November 8, 2001

Ladder

Ludwig Wittgenstein

I was being charged for collect calls I had not made, so I called the phone company to complain. After some difficulty, I was finally transfered to someone in customer service. I explained the problem in careful detail, hoping to demonstrate through the reasonableness of my tone and the clarity of my language that I was a decent person with a legitimate grievance. When I finished, the agent surprised me by saying that he would connect me to customer service (I don’t know where he worked, but clearly he didn’t work in customer service), only as I was waiting to be connected, I received a call on the other line from an operator who said that she had a collect call for me from Michael Barrish.

I said: “I can’t be getting a collect call from Michael Barrish, because I am Michael Barrish. In fact I was just on the other line with someone else from your company, making a complaint about a collect call I never made.”

“Does this mean you won’t accept the charges?”

“Well, yes, obviously.”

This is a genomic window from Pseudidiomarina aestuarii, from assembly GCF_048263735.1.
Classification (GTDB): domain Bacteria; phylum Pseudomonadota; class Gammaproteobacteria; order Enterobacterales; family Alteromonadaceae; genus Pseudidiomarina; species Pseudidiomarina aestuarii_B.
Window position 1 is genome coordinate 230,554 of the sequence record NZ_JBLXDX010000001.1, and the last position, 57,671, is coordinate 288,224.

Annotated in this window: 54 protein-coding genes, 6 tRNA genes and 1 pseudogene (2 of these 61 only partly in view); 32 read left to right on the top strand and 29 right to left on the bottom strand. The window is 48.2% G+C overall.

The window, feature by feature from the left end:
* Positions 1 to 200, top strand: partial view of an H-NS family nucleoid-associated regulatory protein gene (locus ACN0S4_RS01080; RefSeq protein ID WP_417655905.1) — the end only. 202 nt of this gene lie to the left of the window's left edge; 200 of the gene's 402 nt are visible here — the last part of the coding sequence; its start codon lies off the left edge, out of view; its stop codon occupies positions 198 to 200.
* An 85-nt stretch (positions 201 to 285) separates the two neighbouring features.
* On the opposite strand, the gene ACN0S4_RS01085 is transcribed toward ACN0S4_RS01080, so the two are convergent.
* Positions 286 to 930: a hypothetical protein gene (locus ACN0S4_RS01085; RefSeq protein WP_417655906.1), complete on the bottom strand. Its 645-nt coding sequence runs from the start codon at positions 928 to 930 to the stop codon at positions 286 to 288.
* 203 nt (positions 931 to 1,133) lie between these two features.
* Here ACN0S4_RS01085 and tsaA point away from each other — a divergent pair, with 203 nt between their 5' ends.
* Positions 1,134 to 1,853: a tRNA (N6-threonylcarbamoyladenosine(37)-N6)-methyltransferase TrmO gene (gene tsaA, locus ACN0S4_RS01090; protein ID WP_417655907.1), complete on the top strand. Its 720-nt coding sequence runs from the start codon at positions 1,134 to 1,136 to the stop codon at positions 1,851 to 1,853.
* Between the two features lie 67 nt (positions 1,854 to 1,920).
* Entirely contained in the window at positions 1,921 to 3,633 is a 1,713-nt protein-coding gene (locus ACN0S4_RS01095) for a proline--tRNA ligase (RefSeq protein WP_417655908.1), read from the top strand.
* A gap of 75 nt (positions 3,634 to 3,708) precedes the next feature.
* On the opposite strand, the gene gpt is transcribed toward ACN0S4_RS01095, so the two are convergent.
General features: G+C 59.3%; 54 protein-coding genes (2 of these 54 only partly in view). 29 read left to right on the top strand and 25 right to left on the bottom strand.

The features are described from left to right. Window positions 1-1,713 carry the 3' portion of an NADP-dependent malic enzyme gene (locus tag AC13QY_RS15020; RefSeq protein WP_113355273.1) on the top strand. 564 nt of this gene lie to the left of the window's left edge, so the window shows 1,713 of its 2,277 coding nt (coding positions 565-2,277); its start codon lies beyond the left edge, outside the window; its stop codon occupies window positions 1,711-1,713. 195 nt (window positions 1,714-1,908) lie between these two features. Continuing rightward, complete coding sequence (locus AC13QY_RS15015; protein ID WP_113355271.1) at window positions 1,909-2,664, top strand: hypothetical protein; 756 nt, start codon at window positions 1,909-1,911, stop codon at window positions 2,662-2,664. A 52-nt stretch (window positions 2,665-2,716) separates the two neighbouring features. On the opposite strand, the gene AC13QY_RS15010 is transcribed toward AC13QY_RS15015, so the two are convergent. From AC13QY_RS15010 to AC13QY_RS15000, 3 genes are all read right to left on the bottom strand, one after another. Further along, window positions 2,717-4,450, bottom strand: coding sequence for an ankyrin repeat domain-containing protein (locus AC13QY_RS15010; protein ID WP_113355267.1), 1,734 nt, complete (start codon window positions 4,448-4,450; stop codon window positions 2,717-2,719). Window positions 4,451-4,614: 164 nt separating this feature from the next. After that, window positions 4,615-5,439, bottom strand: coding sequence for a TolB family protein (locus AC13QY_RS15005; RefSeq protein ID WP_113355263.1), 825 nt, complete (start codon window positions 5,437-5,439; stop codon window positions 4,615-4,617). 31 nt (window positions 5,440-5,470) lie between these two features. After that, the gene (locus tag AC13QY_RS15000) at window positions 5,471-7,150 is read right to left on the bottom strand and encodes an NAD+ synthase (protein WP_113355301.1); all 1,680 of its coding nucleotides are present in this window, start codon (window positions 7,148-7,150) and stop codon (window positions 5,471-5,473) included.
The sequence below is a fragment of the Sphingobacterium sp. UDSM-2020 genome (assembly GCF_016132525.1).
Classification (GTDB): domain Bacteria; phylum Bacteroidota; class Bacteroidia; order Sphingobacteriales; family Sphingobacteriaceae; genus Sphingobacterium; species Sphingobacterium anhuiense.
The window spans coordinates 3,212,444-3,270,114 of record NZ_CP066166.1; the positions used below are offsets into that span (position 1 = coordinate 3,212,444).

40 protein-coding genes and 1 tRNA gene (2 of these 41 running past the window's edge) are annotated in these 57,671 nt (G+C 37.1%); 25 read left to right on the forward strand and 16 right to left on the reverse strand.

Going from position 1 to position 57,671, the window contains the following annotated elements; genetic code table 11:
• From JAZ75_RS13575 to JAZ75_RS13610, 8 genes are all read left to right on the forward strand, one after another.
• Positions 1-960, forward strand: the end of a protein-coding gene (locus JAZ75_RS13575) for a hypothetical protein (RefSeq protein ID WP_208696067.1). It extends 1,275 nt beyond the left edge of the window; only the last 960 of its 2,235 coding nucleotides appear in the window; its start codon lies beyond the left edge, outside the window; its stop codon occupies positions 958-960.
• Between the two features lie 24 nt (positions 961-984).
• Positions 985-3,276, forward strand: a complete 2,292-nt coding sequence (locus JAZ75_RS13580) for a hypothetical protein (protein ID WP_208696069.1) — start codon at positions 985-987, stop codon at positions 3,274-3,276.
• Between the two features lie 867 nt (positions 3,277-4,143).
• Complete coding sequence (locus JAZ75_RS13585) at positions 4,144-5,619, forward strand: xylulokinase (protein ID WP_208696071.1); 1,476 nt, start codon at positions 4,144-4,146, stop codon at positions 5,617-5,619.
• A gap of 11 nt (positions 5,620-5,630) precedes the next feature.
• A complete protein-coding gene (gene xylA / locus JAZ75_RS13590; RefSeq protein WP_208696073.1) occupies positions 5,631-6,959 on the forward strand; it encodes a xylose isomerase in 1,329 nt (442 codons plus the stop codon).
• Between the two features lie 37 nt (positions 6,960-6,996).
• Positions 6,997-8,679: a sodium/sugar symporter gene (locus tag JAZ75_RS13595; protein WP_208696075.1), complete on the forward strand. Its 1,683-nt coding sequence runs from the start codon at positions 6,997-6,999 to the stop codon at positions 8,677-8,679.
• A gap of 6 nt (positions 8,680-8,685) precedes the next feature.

“Okay, I’ll tell him that,” she said, and was gone.

Switching back to the other line, the one in which I was waiting for customer service, I was greeted by the same operator, the one I had just spoken to, the one I had told that I would not accept the collect charges. She reported that my collect call could not go through because Michael Barrish would not accept the charges.

I said: “Look, I’m Michael Barrish. I’m the same person you just talked to. And I’m not trying to place a collect call; I have a complaint.”

Here she said the only thing that followed the logic of all that came before and yet trumped that logic, rendering it null and void, much like the ladder Wittgenstein speaks of at the end of Tractatus, the ladder that must climbed in order to be discarded.

“Okay,” she said, “I’ll connect you to customer service.”